Welcome! (-ish)

Well hello everyone,

Thanks for making your way to my first blog on my (self-made) website. These past few months have been incredible, for music making, and there's a lot of to come. Here, occasionally, I make jokes, and occasionally people might laugh but most of the time, it'll just be about the adventures of a clueless musician "trynna get it, do it right" [sic]. Occasionally I make funny spelling errors too, so if you catch me writing funny stuffinthewrongway, please feel free to reach out to me and digitally slap me for stupid grammar missteaks.

So, as I was saying, the past month has been incredible. I usually take my summers off to return to the States. Usually, I work at a summer camp for Mandarin-learners for a month, but for whatever reason, this year, I didn't do it. I got back to North Carolina, where I'm from, in early June and I went straight to the session at Alley 26, which is kind of a loud and boomy bar, but some of the most swinging musicians in the Raleigh-Durham area (which is to say, NC) play there on the reg. Needless to say, it was great to just be in an environment (despite my honking bouncing off every wall and then back at me) where the swing just flowed like the ack-ee-hawl.

The following week, I played with a quartet at a spot in Durham called Sharp Nine. Sharp Nine is a great place-- it's founded and run by my former teacher, a great tenor player named Dave Finucane. Dave moved down to NC a few years back, from the Northeast and has been dedicated to education and outreach of Jazz music ever since. Dave was one of the people who taught both my brother and I really how to swing. He's a fantastic bebop player, who studied at NEC with Jerry Bergonzi back in the day, and really knows his way around the horn. At any rate, the Sharp Nine gig was great: it featured Russell Favret on guitar, Kenny Phelps-Mckeown on bass and Larry "Q" Draughn on the drums and we performed some of my arrangements of Motown tunes, as well as some standards.

I like arranging Motown heads, because Motown is music that I grew up enjoying (my dad is a huge Smokey Robinson and Al Green fan) and that's what was always on the turntable (along with the Beatles) as a kid. There are some Motown heads that are really fun to dig into, and it's always a fun challenge to try to do something with the arrangements-- I arranged What's Going On, as a groove in 7/4 with a weird Sir Duke like tag at the end of each solo and Superstition (a particularly difficult tune to arrange beyond the funk groove) that melts into 6/8 swing with Giant Steps movements inside the harmony. The idea was to move as far away from Superstition as possible...why not Giant Steps? The band was incredible-- the feel from all the musicians just fit right and I was left wondering why I hadn't played with these guys more when I lived in NC. Probably because I didn't have the chops back then to even begin to comprehend what was going on (booya!).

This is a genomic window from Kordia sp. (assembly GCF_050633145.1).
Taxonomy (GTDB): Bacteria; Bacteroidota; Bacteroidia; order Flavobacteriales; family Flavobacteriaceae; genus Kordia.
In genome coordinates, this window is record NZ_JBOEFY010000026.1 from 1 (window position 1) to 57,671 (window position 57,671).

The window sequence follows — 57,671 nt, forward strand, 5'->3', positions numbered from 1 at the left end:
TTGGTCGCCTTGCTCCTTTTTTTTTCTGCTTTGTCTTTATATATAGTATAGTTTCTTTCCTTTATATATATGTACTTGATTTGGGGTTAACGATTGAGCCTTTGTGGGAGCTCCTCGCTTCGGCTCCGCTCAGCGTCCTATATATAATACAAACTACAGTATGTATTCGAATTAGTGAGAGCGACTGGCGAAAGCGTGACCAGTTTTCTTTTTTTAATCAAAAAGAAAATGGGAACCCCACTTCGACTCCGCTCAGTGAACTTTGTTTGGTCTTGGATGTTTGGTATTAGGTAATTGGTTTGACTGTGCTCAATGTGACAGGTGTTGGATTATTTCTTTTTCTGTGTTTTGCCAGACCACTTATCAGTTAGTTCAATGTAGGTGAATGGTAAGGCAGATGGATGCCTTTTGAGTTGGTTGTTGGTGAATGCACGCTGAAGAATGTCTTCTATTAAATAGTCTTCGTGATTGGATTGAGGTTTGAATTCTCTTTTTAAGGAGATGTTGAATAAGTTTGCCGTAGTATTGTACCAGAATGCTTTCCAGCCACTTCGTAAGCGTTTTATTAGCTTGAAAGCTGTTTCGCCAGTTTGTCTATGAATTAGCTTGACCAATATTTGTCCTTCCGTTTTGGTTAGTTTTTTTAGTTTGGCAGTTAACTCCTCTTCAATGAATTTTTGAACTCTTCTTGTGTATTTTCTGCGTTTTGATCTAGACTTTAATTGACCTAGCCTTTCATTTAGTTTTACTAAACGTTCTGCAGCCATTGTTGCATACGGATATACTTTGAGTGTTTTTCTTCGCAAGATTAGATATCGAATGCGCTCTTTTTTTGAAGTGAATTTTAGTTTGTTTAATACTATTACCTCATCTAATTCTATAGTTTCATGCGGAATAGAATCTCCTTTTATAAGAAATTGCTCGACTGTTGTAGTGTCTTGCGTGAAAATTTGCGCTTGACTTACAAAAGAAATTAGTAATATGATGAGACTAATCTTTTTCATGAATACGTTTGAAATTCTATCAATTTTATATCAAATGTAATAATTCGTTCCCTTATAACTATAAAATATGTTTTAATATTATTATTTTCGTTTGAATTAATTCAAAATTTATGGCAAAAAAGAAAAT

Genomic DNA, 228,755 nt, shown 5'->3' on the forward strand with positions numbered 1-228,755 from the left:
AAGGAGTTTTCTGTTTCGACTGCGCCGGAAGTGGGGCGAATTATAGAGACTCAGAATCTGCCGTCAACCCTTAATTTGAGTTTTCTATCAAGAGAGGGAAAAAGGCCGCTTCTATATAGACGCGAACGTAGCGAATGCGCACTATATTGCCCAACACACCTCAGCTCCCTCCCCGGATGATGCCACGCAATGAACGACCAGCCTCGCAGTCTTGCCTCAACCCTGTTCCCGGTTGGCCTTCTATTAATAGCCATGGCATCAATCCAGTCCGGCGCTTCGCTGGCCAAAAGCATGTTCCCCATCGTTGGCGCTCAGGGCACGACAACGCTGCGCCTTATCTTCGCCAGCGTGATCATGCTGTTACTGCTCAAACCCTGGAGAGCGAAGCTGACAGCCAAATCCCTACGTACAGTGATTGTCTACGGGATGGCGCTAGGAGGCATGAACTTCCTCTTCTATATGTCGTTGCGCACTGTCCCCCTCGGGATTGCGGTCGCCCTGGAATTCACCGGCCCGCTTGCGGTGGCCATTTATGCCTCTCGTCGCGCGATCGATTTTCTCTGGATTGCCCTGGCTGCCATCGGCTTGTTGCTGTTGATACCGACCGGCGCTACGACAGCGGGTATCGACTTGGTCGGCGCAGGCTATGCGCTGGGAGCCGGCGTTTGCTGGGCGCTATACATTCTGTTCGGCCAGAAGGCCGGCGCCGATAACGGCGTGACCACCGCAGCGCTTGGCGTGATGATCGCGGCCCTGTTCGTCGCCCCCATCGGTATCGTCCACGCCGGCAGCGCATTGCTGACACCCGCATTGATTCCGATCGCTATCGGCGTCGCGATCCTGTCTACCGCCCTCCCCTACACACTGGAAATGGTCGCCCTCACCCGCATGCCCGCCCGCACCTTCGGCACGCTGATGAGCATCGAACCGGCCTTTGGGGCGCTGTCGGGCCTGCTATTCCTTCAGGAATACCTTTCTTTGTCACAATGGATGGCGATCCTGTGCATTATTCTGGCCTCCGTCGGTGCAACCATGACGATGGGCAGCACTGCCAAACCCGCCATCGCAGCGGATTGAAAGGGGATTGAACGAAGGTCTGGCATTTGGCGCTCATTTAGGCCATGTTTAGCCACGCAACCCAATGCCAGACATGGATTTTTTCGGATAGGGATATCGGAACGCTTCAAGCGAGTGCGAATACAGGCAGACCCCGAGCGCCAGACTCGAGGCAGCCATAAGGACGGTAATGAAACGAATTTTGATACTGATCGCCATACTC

There was a bit of prancing around the US after that: Seattle with the fam, New York, and briefly NC again.

At the beginning of July I took three weeks to head to Hong Kong. HK is great, although it's not known for its music scene. There's a lot of pop music there, and I've been going there to network for that stuff. This time however, I was fated to hang with some great local musicians who've actually ended up doing some really awesome creative material.

I played a few shows in HK with the likes of great artists, including Nate Wong, (the infamously website-less) Callum McKenzie and Jeff Lehmberg. Nate's a fantastic drummer, because we both have the same concept of what a downbeat is. When you look closely, everyone hits the beat a little bit different-- inside the beat, there's a lot of space where you could possibly hit and be considered "locked": J Dilla kind of exploited this in a lot of his music. It's why you're always being "pulled" back and forth by his beats-- they're not perfectly landing on the beat, but "stretched" so that you feel the pulse, but it's off. Anyways, Nate and I happen to share the exact same concept of where that beat falls. I think that every musician has maybe only one or two other "beat brother" out there who lock up like that. It's pretty cool. I love playing with him, because he's a quiet drummer who grooves hard and swings nicely. Here's a video of us playing my arrangement of "What's Going On" ft. Ricky Wong on Nord, Marcus Ho on bass and Nate on drums.

After Hong Kong, I hit Shanghai to play a show at the JZ Club with Julia Chen, a fantastic pianist and friend. Julia came with me to China in 2011, and man she sounds good. She's got such a unique way of playing the piano that really is awesome to hear. The band featured Li Xiaochuan on trumpet, myself on trombone, Danny Zanker on Bass, Leo Suzi on drums and Julia on piano.

We played again a few days later, at Jianghu bar. Video to come!

Anyways, it's been a really great few months of music, with more to come. I'm excited to join a few new projects, including recording a big band album for Coco Zhao with the JZ Big Band, as well as joining Lawrence Ku's Red Groove Project on trombone for a show in September. Aiming to be a good month ahead-- I hope you've all enjoyed my ranting and raving. It's been a fantastic and formative month and-a-half for music and I hope to continue working with a lot of these guys. That's all for now!

#jazz #hongkong #china #beijing #jazzinchina #swing #music #travel #asia #northcarolina

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